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Maximum PPP loan went to Rep. Budd's family's business

Newly released Paycheck Protection Program records identify a $10-million loan was awarded to U.S. Rep. Ted Budd's family's Winston-Salem business.

WINSTON-SALEM, N.C. — The Winston-Salem business belonging to the family of Rep. Ted Budd (R), NC-13, received a maximum $10 million Paycheck Protection Program loan, according to newly released federal data. 

Records show The Budd Group, a facility services business that employees about 500 people, received approval for its $10-million PPP loan on May 13.

A spokesperson for the congressman said Rep. Budd hasn't had any ownership in The Budd Group since 2003 "long before he got into politics in 2016."

RELATED: 15 North and South Carolina businesses received maximum $10 million PPP loans

Federal Election Commission records show The Budd Group founder Richard P. Budd, Rep. Budd's father, and CEO Joseph Budd, the congressman's brother, have given a combined $14,400 in campaign contributions to Rep. Budd since 2019.

Congressman Ted Budd represents North Carolina's 13th district.

"Rep. Budd is proud to have supported PPP because it saved over 50 million jobs," Communications Director Curtis Kalin said. "Also, Rep. Budd has a strong set of guiding principles and that's how he makes decisions. He's never made a decision based on a campaign donation and he never will."

Kalin added it's not illegal for family members to receive PPP loans.

In a statement, The Budd Group said its PPP loan helped save jobs and refocus the business to serve customers with COVID-19 cleaning and disinfecting.

"The Budd Group is a privately owned family business that provides our customers with janitorial and landscape services," the company said. "Our customers include schools, churches, medical facilities, and offices among others. COVID-19 caused many of our customers to close their facilities or to greatly reduce their needs for our historically provided janitorial and cleaning services. Like many other businesses, at the outset of the COVID crisis, we feared the worst and applied for a PPP loan --- hoping to keep our workforce intact and survive the crisis. We received and used the PPP loan proceeds to pay wages to our employees, purchase new disinfecting and cleaning equipment designed to assist our customers with their COVID cleaning needs and we retrained many of our employees to assist with the cleaning and disinfecting challenges posed by COVID. The PPP monies allowed us to keep our workforce largely intact and allowed us to refocus our business to assist our customers with their COVID cleaning and disinfecting needs. We are very grateful that with the help of the PPP monies that we have been able to help both our employees and our customers in this difficult and challenging time."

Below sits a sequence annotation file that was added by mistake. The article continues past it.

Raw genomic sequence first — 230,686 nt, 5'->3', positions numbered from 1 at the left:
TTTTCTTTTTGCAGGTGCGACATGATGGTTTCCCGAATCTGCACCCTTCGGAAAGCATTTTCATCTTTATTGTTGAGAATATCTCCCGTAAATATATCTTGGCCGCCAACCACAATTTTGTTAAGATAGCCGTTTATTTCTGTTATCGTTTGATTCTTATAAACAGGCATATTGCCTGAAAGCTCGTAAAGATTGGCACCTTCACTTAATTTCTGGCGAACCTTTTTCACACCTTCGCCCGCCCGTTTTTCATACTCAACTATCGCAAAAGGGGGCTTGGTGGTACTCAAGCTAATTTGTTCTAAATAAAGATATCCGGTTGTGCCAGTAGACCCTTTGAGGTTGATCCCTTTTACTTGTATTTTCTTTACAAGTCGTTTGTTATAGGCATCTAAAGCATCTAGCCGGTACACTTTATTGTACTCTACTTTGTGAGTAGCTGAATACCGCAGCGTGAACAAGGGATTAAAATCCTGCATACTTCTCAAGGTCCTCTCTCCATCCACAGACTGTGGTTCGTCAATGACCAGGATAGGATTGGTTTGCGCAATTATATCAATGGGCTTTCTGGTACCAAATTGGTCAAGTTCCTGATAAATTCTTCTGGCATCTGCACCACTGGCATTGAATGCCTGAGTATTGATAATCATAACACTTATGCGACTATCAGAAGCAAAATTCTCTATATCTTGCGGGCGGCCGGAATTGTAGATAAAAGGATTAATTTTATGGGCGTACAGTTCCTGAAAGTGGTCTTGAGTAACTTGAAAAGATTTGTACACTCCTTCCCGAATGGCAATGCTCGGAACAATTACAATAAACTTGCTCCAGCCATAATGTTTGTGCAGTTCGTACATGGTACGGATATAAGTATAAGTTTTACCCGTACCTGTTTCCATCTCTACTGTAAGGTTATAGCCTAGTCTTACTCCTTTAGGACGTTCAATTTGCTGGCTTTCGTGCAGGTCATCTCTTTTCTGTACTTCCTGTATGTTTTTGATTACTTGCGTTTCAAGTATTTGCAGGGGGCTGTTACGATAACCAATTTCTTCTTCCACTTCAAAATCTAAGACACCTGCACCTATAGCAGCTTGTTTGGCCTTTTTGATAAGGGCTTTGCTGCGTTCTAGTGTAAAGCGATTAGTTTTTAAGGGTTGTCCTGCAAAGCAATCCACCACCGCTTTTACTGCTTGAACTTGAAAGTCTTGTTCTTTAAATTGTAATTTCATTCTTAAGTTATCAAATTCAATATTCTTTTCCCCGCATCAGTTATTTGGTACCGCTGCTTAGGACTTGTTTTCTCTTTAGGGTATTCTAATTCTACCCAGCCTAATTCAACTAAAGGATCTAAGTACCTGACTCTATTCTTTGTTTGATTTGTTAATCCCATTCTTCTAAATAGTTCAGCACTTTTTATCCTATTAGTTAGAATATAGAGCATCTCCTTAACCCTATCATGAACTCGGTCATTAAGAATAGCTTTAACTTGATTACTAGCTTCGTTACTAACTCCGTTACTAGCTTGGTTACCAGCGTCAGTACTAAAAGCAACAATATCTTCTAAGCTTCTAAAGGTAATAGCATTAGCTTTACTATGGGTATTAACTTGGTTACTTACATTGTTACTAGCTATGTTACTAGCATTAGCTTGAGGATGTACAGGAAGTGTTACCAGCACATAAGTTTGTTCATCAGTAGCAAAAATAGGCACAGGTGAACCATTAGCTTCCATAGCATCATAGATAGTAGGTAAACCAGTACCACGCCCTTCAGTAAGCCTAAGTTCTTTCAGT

Jenna Kruse, with Accountable.US, said The Budd Group's $10 million PPP loan is alarming.

"It raises alarm bells for the creation of the program. It raises alarm bells for actually who had access and whether or not there were small businesses being left behind," Kruse said. "There are a lot of small businesses that tried to access the Paycheck Protection Program loans, but were shut out."

The non-profit government watchdog prides itself on being non-partisan.

"Here we have members of Congress and their families who have gotten multimillion-dollar loans when there are folks, your corner deli, your grocery store, who weren't able to get $10,000 loans," Kruse said.

The latest PPP data, released last week after a court ruling, identified 15 businesses in North Carolina and South Carolina that received about $10 million worth of loans.

WCNC created a searchable database of all PPP loans awarded to North Carolina and South Carolina.

"That's not to say that in and of itself that's a bad thing, it's just to say that was not the intent," Taxpayers Against Fraud Chairman Neil Getnick, a New York attorney, said. "The whole point of the program was to reach out to the small businessmen and businesswomen and help them keep their businesses afloat. After all, it's the Small Business Administration."

RELATED: 87% of NC businesses that received PPP loans have not been publicly named

Getnick said the outcome was predictable, especially considering how fast Congress moved to roll out the program. He's now pushing for more oversight, including better funding for federal inspectors general, more whistleblowers and independent forensic accountants, something he calls private integrity monitors. He admits, while those solutions would benefit his line of work, it would more importantly better protect taxpayers.

"If a program is designed primarily for small business, it should be targeted to small business," Getnick said.

RELATED: Reports: Large chunk of PPP loans went to big businesses

WCNC Charlotte's analysis of the new federal records found of the nearly $18 billion given to 194,000 businesses in North Carolina and South Carolina, almost 2,500 businesses (about 1%) received at least $1 million, totaling a combined $5.24 billion in loans (almost 30%).

The records show more than 177,000 small businesses in the Carolinas with 50 employees or less secured $10.5 billion in federal help, but that includes nearly 32,000 businesses that reported 0 employees, accounting for $2 billion alone.